The idea of “collaboration and reflection” across the Harvard campus captured the attention of Crystal M. Fleming (GSAS ’08) and Jason Rafferty (HMS ’10) for the last ten months. This idea has developed into student-led initiative of a University-Wide “Day of Service” (DOS), which aims to foster collaboration across the University in a collective effort to promote civic engagement and social awareness. The event kicked off on Saturday Sept. 29th with a breakfast with President Faust and brought together guest speakers that included directors of volunteer programs, a former mayor and city councilor, and a former state senator.
With over 700 students registering as volunteers, including 31 HBS students, the event was a success. Elizabeth Head (OD), a member of DOS committee who promoted the event at HBS, said, “I was actually very pleased with the number of HBS students who signed up for the Day of Service.” She said, considering that HBS did not have classes on Friday, September 28, and the ongoing EC job search, having 31 students committed to a full day of community service is impressive.
Head, president of HBS Volunteers Club, said while there are many ways for HBS students to get involved in community service, including the annual Charity Auctions that raise money for non-profit organizations and tutoring programs, the Day of Service has it own significance since the schools of Harvard rarely have the opportunity to truly interact with one another.
“This is the first ever activity under the banner of Harvard,” said DOS founder Fleming. “We have a tradition of being decentralized at a social level and academic level. This is potentially to start to change that culture,” she said, “This is very unprecedented and that’s why it took so long. I don’t want to think about [how many hours I spent for the event]. I am a candidate of PhD in sociology, and I hope I am still.”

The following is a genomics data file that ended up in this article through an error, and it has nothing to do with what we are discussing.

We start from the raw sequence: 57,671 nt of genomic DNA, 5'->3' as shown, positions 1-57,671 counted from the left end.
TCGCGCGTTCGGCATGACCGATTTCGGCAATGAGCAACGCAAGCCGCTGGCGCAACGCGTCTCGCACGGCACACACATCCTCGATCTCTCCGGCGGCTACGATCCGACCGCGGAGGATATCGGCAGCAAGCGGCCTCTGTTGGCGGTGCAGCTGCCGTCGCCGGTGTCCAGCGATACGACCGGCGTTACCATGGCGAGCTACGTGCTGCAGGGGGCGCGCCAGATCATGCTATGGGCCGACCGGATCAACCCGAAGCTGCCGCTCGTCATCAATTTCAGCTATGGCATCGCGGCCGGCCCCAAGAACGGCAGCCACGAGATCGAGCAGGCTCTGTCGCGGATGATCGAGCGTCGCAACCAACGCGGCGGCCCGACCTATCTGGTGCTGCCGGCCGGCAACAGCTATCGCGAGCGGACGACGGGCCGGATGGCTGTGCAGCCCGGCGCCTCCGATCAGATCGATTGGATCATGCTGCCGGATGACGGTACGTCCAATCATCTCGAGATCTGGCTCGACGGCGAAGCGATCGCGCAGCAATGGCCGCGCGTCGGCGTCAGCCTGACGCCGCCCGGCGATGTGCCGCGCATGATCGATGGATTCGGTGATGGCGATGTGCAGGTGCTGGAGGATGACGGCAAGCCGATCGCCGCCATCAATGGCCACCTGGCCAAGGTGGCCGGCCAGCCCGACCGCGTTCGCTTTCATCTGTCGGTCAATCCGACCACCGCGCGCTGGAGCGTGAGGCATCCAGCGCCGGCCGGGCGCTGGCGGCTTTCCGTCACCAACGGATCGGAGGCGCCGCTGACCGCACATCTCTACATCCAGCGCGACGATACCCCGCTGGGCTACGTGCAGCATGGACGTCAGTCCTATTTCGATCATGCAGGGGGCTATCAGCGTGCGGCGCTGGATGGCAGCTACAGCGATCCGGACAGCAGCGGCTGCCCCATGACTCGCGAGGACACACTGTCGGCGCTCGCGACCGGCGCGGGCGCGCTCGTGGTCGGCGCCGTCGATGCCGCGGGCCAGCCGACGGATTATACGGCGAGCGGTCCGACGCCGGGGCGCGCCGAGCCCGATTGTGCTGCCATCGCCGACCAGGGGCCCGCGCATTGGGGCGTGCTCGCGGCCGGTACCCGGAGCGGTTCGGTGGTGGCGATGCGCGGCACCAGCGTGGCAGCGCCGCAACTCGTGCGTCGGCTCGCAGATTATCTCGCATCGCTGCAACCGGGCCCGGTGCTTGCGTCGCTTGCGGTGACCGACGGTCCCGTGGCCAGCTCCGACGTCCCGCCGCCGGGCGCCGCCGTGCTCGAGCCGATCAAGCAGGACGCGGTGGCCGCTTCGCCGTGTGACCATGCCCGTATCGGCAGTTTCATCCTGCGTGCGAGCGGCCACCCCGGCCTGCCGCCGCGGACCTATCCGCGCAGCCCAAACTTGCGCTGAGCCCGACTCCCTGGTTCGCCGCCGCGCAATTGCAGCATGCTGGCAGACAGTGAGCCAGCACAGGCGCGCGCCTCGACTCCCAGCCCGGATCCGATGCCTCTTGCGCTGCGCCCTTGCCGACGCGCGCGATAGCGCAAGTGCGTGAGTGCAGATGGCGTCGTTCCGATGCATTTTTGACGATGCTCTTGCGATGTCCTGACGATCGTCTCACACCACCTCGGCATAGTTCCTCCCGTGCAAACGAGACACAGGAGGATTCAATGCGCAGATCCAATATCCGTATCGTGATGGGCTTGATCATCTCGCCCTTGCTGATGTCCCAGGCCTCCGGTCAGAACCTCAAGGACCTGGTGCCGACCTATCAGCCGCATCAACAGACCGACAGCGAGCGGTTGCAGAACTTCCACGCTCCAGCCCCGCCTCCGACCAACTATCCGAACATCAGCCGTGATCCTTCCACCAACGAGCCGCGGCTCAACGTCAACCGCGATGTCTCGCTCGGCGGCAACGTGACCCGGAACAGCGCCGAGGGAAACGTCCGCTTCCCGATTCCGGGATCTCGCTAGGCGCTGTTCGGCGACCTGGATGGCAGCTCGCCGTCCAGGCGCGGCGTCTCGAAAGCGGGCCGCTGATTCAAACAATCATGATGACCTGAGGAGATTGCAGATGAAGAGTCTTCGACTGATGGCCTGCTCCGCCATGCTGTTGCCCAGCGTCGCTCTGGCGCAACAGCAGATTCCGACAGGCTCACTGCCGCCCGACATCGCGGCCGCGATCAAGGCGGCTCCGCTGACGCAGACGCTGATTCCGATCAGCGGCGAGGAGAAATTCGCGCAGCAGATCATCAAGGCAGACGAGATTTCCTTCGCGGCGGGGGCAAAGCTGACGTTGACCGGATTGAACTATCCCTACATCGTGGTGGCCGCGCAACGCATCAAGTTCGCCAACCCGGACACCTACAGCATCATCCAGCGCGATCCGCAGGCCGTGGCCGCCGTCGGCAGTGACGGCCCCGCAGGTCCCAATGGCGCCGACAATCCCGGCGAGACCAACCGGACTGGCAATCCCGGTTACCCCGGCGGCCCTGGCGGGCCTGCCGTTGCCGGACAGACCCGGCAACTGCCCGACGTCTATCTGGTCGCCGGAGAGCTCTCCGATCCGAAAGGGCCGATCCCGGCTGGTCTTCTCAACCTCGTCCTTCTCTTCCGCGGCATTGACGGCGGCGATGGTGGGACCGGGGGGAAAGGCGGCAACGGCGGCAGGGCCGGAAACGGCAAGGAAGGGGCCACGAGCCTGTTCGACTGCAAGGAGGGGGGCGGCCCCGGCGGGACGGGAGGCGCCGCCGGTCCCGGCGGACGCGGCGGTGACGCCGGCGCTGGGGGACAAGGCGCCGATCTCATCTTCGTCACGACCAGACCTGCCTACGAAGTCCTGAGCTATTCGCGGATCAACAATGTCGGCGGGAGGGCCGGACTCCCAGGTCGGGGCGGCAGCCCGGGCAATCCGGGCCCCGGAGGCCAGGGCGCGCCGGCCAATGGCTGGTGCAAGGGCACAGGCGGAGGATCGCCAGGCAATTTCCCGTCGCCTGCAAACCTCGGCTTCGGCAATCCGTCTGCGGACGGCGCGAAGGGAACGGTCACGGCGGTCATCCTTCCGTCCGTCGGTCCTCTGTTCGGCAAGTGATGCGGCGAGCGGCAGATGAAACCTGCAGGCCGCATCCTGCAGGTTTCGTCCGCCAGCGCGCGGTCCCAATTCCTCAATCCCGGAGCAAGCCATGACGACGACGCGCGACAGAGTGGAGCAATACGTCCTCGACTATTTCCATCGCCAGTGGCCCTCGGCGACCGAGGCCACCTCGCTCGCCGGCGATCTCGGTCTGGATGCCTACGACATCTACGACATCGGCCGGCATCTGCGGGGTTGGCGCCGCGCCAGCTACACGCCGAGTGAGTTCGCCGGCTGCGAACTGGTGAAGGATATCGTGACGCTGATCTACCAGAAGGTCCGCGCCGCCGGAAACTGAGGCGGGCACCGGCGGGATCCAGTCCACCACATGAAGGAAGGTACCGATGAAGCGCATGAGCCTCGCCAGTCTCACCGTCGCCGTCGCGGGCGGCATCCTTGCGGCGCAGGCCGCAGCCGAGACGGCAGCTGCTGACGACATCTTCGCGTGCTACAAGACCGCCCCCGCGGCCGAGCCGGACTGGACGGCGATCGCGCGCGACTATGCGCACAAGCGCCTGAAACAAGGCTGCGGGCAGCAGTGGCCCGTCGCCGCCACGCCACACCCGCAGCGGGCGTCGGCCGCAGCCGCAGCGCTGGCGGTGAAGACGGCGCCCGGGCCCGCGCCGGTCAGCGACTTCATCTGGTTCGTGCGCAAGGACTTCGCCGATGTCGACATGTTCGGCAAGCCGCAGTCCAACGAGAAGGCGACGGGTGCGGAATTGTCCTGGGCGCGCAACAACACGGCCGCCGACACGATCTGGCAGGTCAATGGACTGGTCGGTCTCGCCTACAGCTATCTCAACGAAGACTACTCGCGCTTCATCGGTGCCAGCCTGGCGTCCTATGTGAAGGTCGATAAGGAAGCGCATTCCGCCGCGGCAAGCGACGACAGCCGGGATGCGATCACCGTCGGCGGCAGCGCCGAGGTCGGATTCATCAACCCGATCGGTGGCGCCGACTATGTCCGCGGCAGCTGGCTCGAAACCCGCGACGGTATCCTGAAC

Indeed, HBS students who signed up to help out with the university-wide initiative found the experience very rewarding. Christopher Laconi (NB), who volunteered with the Boston Center for Youth and Families project during the DOS, said, “I came away feeling that service isn’t a one-way street; the Day of Service wasn’t just about giving, but growing – not just about teaching but learning.”
“One of lessons I learned is that we don’t just work here and live here, but that we are very much a part of the community of Harvard, of Cambridge, and of Boston,” said Laconi. “That community extends beyond – and between – our sections, our schools, and across our university and city.”